Prey beasts became boring. There are only so many ways to skin a deer. Bears were more fun. Sometimes he would drop his great ax and just wrestle one of them. Finishing a bear off with his bare hands was difficult but satisfying. It felt like more of a fair fight, not that it mattered. He even got the drop on an owlbear once. The battle had been a close one but Bron had been victorious and he had consumed the beast as he healed the next two days.
By chance, he stumbled onto a robbery one day. He had not expected it. Neither had the robbers or the young woman standing on the roof of the carriage that was getting robbed. She had clearly noticed Bron first and her expression confused the robbers for the moment.
“Monster!” The woman shouted. Her eyes went wide as she turned completely away from the robbers.
She fired a bolt from her crossbow and Bron barely managed to get his arm up to block the shot. The sting of the bolt pissed Bron off. He lunged for the carriage in a blind rage but the robbers were already there in the way with their swords. They were actually defending the carriage they were trying to rob. The robbers put up a good fight. It was three against one but Bron barely felt their blows. The last robber died as Bron brought his ax down onto her neck. He thought about taking the head as a trophy but she just was not good enough to keep.
He looked up at the woman whose hands were shaking as she tried to load the crossbow. Bron slapped the crossbow aside and started to climb the carriage. She did not even run. In some ways, Bron respected that. It did not stop him from putting his hands around her neck. She made a little noise as he started to squeeze.
As he strangled her, he heard nothing but silence at first. Then he heard whimpering from inside. He looked to the woman’s right and saw the body of a slain ranger. The girl he was strangling was dressed as nobility. A mistake had been made. There were no warriors left here. He let go of her neck with a grunt. She gasped and turned a little less blue.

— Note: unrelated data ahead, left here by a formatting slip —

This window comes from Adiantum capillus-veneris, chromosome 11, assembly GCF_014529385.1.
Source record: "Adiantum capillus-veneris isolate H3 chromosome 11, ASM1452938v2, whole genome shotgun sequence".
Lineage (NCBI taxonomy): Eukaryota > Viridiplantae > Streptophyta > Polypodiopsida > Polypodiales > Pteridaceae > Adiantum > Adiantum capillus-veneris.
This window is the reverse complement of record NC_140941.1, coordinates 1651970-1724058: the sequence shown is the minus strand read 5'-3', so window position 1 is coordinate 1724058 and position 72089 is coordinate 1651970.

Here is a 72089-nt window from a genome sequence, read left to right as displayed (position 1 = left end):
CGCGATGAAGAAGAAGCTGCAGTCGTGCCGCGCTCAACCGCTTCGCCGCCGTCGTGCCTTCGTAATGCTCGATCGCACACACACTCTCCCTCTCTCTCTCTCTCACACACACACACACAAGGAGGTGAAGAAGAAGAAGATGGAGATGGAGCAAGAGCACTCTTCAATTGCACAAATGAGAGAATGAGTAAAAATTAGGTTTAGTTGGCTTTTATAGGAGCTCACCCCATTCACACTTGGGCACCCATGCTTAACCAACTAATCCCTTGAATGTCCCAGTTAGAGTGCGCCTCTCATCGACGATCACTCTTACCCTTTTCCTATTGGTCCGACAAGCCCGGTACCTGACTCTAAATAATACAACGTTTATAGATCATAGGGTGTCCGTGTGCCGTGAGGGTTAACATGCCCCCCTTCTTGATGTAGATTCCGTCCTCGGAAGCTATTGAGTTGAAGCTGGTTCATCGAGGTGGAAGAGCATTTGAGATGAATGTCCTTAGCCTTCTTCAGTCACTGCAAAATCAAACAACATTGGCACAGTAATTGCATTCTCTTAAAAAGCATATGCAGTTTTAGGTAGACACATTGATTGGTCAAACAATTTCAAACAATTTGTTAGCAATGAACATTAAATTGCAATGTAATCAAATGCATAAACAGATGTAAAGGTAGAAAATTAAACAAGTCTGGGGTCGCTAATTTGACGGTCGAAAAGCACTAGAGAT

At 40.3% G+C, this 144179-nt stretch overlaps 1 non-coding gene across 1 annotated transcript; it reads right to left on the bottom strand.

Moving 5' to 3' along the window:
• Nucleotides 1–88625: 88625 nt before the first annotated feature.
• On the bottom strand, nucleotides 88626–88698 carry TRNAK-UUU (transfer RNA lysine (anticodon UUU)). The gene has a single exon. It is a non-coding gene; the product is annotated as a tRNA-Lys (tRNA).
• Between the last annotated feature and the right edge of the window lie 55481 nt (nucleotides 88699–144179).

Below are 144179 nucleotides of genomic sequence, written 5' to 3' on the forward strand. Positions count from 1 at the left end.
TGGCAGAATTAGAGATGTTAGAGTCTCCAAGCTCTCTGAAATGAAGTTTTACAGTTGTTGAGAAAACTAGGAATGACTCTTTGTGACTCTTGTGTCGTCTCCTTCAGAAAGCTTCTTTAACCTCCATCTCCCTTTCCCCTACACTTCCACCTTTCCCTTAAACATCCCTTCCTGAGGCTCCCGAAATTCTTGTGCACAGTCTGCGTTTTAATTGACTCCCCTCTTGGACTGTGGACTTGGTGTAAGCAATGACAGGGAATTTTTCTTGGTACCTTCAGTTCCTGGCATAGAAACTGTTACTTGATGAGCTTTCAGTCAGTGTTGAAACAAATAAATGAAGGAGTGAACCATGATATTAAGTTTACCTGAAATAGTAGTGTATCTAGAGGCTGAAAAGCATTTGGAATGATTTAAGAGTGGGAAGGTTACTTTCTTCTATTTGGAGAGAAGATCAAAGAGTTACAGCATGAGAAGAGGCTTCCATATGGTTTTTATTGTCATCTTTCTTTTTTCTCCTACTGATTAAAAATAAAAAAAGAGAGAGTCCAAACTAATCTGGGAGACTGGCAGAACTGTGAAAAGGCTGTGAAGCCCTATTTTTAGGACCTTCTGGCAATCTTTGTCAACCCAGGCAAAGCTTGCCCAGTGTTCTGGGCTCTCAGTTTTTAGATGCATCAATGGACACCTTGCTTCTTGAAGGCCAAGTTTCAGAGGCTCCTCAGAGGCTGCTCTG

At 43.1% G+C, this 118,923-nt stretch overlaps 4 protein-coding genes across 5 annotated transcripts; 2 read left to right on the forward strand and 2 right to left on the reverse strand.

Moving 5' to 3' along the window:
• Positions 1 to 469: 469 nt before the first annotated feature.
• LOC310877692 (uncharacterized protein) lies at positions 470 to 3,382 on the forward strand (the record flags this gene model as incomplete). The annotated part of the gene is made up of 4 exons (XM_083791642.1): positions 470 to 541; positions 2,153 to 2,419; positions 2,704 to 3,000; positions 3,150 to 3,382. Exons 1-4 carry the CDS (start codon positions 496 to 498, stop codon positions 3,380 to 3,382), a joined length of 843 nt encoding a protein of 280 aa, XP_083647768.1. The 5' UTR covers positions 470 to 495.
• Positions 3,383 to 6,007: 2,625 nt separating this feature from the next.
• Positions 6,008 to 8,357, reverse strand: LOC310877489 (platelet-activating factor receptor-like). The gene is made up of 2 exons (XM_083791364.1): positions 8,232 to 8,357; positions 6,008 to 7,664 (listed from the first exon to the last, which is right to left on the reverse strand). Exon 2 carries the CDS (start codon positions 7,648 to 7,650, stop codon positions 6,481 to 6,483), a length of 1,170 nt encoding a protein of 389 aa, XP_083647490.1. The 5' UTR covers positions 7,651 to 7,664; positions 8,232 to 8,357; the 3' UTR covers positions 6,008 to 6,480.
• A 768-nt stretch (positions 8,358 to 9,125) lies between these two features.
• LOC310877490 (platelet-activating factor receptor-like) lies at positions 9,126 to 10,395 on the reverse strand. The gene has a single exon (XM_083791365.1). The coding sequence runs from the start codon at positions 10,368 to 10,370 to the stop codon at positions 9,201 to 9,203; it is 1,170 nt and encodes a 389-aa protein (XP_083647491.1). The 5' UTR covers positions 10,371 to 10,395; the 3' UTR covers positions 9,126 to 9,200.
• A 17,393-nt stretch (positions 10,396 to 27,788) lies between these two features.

“No challenge,” Bron grumbled and jumped down from the carriage.
“You certainly get messy,” The witch said as she stepped from behind the carriage. Bron could still not see her face.
“None of this blood is mine,” Bron said. The remark was matter of fact and brief as ever.
“I imagine that’s true,” She said. “You have carved yourself a little path. How are you feeling?”
“I want more challenge,” Bron said. He stared hard at the dark shadow beneath the Witch’s hood.
“Patience,” The witch said. The word brought a growl from Bron’s throat. “Head to Neverwinter. The challenge you seek want starts there.”
“What do I want with a city?” Bron asked. He had born in the wild. He had never even been in a city before.
“Go and find out. Unless you think I am just smoke and mirrors,” The Witch said with a smile.
“What’s a mirror?” Bron said without a hint of humor in his voice.
The Witch laughed and slowly faded away.
I was only fourteen when Princess Diana died in Paris, France. Officially, the cause of death was a car accident but the paparazzi were the cause. I am an American citizen so I was not really in touch with the British monarchy. However, as Princess Diana rose to prominence, even us Americans started to take notice. From all appearances, she was a woman of the people and a huge celebrity. She did a lot for charity which won her all sorts of praise. She continued to spread goodwill even after she “escaped” the stuffy, old royals. In a world where we need there to be good guys and bad guys, Diana became the good guy and the royals the villains. When Diana died, the whole world mourned her and that is the starting point of this movie. The movie follows Elizabeth II, Prince Charles and the rest of the family as they deal with the death of a former princess. Additionally, newly elected prime minister Tony Blair tries to deal with the Queen and the public relations and logistics of the upcoming funeral. It is the story of old protocol conflicting with modernization. Also, it is a story about how one person can be seen in many different ways. Helen Mirren is excellent as Elizabeth II. She is really good at portraying the burden of a duty she believes was handed down by God. Dealing with Diana’s death is not only personal but it has to do with centuries of tradition. I cannot recommend this enough.